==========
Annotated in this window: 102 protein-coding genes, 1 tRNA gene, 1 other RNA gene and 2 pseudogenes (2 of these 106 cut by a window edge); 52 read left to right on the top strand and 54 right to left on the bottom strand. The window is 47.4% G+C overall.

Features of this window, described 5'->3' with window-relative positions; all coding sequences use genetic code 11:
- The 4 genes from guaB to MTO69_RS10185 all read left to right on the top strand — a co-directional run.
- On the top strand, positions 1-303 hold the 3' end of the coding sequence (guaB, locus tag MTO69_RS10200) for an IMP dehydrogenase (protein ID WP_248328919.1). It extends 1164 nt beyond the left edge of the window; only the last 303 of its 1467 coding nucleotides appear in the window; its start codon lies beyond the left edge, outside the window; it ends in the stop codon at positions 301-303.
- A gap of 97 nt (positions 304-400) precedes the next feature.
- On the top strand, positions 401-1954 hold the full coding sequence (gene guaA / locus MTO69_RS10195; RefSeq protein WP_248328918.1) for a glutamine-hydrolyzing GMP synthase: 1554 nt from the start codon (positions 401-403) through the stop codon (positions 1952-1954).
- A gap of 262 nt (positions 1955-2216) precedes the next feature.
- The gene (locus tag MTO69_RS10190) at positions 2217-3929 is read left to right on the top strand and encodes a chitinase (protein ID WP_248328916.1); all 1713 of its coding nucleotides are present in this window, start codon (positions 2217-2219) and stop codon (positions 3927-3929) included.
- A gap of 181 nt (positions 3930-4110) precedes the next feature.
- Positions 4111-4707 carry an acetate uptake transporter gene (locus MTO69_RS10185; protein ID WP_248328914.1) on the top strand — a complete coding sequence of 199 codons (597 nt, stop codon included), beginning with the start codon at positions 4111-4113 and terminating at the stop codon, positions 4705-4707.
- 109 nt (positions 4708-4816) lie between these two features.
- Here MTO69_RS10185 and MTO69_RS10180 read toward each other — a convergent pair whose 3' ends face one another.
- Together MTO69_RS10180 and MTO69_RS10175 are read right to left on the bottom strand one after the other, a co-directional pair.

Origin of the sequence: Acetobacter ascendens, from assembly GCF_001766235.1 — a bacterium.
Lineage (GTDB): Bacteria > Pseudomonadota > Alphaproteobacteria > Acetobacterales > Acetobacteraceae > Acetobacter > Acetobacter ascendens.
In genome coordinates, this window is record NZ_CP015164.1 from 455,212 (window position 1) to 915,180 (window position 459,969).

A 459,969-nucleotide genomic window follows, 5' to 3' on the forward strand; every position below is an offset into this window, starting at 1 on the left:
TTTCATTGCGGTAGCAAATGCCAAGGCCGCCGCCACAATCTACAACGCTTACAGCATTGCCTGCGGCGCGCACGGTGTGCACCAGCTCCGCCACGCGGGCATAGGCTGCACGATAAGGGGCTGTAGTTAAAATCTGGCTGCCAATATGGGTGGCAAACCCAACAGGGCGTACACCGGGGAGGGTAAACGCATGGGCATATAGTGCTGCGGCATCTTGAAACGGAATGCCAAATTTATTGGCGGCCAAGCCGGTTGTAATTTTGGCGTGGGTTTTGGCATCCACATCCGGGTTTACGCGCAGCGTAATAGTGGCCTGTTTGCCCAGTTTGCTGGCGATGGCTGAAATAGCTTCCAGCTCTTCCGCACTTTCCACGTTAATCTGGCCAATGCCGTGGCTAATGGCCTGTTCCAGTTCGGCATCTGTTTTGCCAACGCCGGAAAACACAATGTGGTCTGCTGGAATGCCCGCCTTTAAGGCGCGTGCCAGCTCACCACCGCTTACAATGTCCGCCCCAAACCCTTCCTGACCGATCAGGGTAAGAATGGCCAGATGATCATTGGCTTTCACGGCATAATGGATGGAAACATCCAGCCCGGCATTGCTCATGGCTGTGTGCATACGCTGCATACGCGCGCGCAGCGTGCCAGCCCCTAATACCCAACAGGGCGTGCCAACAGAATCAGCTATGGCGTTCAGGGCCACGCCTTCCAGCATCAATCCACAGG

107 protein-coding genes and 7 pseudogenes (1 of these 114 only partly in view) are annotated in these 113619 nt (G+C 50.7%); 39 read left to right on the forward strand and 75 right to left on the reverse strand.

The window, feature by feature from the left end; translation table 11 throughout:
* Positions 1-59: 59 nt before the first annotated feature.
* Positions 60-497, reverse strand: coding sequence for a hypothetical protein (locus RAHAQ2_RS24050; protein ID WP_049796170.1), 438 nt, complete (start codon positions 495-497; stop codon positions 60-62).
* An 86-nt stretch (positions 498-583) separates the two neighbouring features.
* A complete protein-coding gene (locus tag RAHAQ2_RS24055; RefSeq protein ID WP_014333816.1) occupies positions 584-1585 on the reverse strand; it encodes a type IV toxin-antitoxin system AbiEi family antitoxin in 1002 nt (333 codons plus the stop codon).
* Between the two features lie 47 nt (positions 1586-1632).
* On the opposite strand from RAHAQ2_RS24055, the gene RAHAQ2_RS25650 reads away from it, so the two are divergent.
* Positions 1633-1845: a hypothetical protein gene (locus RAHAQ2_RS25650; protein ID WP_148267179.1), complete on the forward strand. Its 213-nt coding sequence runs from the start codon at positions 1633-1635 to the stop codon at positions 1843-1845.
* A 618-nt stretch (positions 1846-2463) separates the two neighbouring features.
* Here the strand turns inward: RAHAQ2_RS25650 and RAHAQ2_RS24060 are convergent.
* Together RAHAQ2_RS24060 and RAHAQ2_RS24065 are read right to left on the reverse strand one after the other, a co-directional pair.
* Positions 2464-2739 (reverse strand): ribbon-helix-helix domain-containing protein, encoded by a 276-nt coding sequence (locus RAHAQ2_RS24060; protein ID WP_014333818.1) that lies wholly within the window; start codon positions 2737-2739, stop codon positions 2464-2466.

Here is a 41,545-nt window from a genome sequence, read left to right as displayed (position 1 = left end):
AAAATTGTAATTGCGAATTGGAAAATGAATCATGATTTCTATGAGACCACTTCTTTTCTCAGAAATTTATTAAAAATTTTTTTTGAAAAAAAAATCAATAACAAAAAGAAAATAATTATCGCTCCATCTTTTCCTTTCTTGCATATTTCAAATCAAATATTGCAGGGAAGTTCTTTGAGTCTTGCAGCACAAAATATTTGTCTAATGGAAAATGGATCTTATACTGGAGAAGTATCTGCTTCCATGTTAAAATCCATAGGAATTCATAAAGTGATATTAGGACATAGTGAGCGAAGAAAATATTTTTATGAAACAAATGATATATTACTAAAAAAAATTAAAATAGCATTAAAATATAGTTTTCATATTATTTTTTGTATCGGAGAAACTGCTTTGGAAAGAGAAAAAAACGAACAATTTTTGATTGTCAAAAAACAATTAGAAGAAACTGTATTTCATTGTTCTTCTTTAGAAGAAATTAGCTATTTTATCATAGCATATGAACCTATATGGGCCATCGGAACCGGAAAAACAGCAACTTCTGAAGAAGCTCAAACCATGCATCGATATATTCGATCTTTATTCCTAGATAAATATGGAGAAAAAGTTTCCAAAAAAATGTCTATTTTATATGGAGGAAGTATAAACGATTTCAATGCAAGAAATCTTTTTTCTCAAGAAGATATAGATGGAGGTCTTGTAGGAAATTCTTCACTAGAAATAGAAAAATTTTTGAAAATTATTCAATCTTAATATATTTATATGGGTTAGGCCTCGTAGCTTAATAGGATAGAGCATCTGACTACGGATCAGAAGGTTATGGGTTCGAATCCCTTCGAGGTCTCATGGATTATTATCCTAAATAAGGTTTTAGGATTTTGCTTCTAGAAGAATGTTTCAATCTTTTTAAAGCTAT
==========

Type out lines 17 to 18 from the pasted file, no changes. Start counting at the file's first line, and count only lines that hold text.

A 459,969-nucleotide genomic window follows, 5' to 3' on the forward strand; every position below is an offset into this window, starting at 1 on the left:
TTTCATTGCGGTAGCAAATGCCAAGGCCGCCGCCACAATCTACAACGCTTACAGCATTGCCTGCGGCGCGCACGGTGTGCACCAGCTCCGCCACGCGGGCATAGGCTGCACGATAAGGGGCTGTAGTTAAAATCTGGCTGCCAATATGGGTGGCAAACCCAACAGGGCGTACACCGGGGAGGGTAAACGCATGGGCATATAGTGCTGCGGCATCTTGAAACGGAATGCCAAATTTATTGGCGGCCAAGCCGGTTGTAATTTTGGCGTGGGTTTTGGCATCCACATCCGGGTTTACGCGCAGCGTAATAGTGGCCTGTTTGCCCAGTTTGCTGGCGATGGCTGAAATAGCTTCCAGCTCTTCCGCACTTTCCACGTTAATCTGGCCAATGCCGTGGCTAATGGCCTGTTCCAGTTCGGCATCTGTTTTGCCAACGCCGGAAAACACAATGTGGTCTGCTGGAATGCCCGCCTTTAAGGCGCGTGCCAGCTCACCACCGCTTACAATGTCCGCCCCAAACCCTTCCTGACCGATCAGGGTAAGAATGGCCAGATGATCATTGGCTTTCACGGCATAATGGATGGAAACATCCAGCCCGGCATTGCTCATGGCTGTGTGCATACGCTGCATACGCGCGCGCAGCGTGCCAGCCCCTAATACCCAACAGGGCGTGCCAACAGAATCAGCTATGGCGTTCAGGGCCACGCCTTCCAGCATCAATCCACAGG